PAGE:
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- Continental Breakfast
- Free High-Speed Internet
- Business Services
- Wheelchair accessibility
Photos of Hotel Hayat
TripAdvisor Reviews Hotel Hayat Sarajevo
Travel Blogs from Sarajevo
... what remained of the Yugoslav army, which at that point consisted of Serbia and Montenegro beginning a war that lasted for almost four years until all parties signed the Dayton Peace Agreement in November 1995.
Serbians, Croatians, and Bosnians all speak the same language that has only small regional variations in accent and dialect and are essentially descended from the same South Slavic people. The differences between them and the notions of separate ethnicity ...
... here - got some great views along the way.
During the mountain drive we encountered what can only referred to as the crazy Serbian & Bosnian drivers. They were uber impatient and would pass you at any chance they had - even if it meant doing so on a blind corner!! Also encountered roaming cows on the loose. Apparently cows don't need to be fenced in in Bosnia, they are left to happily roam free on the roads, so that means someone needs to be on ...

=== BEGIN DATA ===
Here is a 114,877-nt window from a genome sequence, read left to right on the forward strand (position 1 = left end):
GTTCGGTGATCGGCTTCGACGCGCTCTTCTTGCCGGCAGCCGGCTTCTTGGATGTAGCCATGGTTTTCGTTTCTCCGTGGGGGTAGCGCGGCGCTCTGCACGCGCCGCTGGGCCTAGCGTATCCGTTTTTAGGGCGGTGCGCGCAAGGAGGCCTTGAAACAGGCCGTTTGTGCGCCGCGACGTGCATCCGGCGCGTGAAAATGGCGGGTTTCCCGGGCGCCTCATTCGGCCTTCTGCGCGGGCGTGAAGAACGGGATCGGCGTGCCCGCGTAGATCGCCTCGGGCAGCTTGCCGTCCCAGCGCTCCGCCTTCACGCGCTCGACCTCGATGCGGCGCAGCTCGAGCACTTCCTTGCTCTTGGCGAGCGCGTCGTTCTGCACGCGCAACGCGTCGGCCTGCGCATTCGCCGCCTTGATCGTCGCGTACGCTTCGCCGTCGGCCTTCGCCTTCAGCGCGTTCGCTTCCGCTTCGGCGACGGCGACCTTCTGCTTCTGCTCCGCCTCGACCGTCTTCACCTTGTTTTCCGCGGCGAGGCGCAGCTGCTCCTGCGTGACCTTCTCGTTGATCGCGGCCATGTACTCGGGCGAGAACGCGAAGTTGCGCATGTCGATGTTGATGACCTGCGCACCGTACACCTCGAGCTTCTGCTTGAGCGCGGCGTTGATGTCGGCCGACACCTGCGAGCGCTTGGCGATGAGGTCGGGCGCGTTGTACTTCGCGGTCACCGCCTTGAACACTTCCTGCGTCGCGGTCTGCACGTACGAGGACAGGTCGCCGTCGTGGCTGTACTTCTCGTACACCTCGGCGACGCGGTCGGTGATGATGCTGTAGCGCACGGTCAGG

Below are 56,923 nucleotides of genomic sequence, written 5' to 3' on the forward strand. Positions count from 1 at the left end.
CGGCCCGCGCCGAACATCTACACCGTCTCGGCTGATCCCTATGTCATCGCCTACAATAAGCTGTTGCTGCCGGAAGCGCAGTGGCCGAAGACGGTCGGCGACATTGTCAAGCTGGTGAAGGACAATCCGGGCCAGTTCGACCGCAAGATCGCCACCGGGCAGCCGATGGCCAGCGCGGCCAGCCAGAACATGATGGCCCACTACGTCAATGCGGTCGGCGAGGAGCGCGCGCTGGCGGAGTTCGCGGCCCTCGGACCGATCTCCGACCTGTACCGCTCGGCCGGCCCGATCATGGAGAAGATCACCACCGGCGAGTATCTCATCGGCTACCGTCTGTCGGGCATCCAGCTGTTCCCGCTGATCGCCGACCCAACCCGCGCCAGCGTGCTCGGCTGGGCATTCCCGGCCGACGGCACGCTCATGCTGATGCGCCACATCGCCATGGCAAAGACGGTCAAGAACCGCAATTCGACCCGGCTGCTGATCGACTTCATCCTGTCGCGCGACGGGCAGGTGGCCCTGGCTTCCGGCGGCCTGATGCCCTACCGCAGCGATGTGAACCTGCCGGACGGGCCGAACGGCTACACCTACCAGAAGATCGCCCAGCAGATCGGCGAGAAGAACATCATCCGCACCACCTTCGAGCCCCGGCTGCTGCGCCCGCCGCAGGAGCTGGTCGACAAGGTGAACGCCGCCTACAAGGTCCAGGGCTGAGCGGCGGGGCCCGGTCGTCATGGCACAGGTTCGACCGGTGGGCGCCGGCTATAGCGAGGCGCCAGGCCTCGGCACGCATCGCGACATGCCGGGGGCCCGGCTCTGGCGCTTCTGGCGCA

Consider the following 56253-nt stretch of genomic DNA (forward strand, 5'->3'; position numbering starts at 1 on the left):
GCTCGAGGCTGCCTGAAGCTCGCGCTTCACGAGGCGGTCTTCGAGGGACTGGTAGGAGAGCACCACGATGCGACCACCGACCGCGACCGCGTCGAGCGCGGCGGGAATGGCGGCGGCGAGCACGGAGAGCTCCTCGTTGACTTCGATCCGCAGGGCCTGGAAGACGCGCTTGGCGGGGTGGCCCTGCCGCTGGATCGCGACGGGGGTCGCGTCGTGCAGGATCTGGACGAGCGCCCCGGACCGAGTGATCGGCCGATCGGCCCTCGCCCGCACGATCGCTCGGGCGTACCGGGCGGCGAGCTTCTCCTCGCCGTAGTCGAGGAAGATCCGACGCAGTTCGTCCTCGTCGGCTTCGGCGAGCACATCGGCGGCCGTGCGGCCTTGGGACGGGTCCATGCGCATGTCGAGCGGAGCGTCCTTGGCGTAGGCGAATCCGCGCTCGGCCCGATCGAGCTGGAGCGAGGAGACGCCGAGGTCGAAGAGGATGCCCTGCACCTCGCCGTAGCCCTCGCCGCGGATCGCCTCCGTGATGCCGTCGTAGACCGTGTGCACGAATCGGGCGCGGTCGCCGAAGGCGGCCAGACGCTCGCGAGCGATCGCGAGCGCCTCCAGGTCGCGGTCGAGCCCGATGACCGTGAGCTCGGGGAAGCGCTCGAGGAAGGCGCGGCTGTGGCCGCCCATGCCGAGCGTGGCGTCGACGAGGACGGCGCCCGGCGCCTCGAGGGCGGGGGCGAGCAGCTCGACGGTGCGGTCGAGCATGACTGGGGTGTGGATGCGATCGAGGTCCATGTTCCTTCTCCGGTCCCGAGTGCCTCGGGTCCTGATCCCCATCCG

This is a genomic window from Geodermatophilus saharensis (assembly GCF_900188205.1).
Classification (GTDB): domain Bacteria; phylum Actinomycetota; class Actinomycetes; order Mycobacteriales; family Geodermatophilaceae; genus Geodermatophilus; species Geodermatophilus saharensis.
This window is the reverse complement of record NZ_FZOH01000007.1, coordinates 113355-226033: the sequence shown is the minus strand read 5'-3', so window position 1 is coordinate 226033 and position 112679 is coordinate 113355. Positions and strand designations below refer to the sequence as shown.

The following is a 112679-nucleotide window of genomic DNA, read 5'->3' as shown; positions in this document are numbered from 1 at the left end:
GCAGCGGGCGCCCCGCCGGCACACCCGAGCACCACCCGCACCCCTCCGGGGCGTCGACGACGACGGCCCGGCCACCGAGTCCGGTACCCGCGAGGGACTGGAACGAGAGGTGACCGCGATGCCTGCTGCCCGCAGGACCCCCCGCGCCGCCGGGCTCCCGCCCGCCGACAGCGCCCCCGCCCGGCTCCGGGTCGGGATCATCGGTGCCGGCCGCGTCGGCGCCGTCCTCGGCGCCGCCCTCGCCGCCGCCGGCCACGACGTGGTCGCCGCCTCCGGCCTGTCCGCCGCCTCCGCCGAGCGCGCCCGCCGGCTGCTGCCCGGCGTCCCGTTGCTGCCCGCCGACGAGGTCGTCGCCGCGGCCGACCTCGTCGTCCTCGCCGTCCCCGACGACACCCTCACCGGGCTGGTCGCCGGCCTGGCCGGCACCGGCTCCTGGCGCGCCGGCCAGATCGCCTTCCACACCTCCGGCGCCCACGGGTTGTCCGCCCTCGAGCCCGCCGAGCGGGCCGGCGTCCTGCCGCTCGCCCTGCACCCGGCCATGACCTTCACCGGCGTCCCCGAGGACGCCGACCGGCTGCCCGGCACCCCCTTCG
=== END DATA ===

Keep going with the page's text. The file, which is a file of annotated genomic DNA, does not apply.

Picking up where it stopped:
... but it solidified the boundaries of Bosnia along rigid ethnic lines. Ethnic quotas define who can hold office, work in government, and even who you can vote for. As a result, the nation's government has totally stagnated, and the progress that was heralded from 2000-2005 is virtually nonexistent.
It is into this environment that I arrived a week ago. I apologize for not writing sooner, but I have been super busy! Meetings with ...
... sneakers, which cost $125 USD here, something always feels amiss in Croatia. Maybe it’s that BiH is not trying so hard to prove that they can be just like Germany? I wish I could have spent more time there but I’m going to make the most of my time here in Croatia and learn as much as I can to understand the people better. I feel like I spend a lot of time here giving Croatian people pep talks. They are so down on their country, the corruption, the lack of jobs. ...
... course of 4 month from one side of the international airport to the other, the tunnel proved to be the saviour of the city providing the only life and supply line in and out of the city, enabling arms, soldiers, fuel and food to be smuggled in during the siege. It was dug from the courtyard of a house on the edge of Sarajevo, where the owners lived during the siege despite being shelled daily and only moved a few months ago. The museum is still run by the ...